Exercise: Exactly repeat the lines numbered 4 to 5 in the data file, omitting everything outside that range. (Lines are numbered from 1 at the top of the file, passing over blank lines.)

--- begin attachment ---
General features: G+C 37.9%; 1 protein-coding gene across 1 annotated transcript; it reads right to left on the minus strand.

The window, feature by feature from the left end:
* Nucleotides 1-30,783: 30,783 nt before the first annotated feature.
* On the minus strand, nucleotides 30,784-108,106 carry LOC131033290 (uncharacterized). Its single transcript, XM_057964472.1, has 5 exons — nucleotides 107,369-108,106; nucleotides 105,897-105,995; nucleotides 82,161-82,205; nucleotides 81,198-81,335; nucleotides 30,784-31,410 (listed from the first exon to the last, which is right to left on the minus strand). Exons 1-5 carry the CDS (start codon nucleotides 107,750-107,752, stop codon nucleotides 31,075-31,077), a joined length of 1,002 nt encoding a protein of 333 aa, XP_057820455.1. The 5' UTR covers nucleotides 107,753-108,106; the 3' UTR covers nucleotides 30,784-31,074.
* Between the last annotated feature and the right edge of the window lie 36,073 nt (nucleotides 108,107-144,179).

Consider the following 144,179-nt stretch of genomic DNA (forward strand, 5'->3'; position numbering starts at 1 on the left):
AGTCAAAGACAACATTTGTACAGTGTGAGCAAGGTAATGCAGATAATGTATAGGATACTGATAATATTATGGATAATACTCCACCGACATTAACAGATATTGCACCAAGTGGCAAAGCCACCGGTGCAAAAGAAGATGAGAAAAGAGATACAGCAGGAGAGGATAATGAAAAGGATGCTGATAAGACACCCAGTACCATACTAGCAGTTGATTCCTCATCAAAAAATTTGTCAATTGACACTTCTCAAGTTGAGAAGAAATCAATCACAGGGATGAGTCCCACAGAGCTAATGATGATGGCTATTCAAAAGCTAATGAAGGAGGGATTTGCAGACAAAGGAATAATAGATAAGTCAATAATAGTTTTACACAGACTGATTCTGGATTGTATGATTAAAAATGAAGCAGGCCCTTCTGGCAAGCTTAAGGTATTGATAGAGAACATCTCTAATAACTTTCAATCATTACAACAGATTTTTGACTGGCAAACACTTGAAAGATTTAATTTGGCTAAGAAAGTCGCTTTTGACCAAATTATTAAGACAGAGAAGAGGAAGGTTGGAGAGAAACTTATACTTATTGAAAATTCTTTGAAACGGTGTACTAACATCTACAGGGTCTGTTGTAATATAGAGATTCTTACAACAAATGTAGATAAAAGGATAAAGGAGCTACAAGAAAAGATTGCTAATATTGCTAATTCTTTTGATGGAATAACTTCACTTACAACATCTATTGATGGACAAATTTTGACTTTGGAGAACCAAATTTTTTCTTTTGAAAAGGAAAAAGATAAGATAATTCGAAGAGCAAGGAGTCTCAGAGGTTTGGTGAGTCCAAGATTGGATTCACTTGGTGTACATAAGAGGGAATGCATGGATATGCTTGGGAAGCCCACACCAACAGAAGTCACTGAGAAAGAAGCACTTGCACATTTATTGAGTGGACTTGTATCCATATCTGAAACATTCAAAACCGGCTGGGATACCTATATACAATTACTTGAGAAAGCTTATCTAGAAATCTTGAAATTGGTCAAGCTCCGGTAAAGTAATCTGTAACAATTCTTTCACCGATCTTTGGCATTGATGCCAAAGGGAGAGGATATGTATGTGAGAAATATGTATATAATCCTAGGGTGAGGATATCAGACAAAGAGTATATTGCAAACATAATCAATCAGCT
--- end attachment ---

* On the minus strand, nucleotides 30,784-108,106 carry LOC131033290 (uncharacterized). Its single transcript, XM_057964472.1, has 5 exons — nucleotides 107,369-108,106; nucleotides 105,897-105,995; nucleotides 82,161-82,205; nucleotides 81,198-81,335; nucleotides 30,784-31,410 (listed from the first exon to the last, which is right to left on the minus strand). Exons 1-5 carry the CDS (start codon nucleotides 107,750-107,752, stop codon nucleotides 31,075-31,077), a joined length of 1,002 nt encoding a protein of 333 aa, XP_057820455.1. The 5' UTR covers nucleotides 107,753-108,106; the 3' UTR covers nucleotides 30,784-31,074.
* Between the last annotated feature and the right edge of the window lie 36,073 nt (nucleotides 108,107-144,179).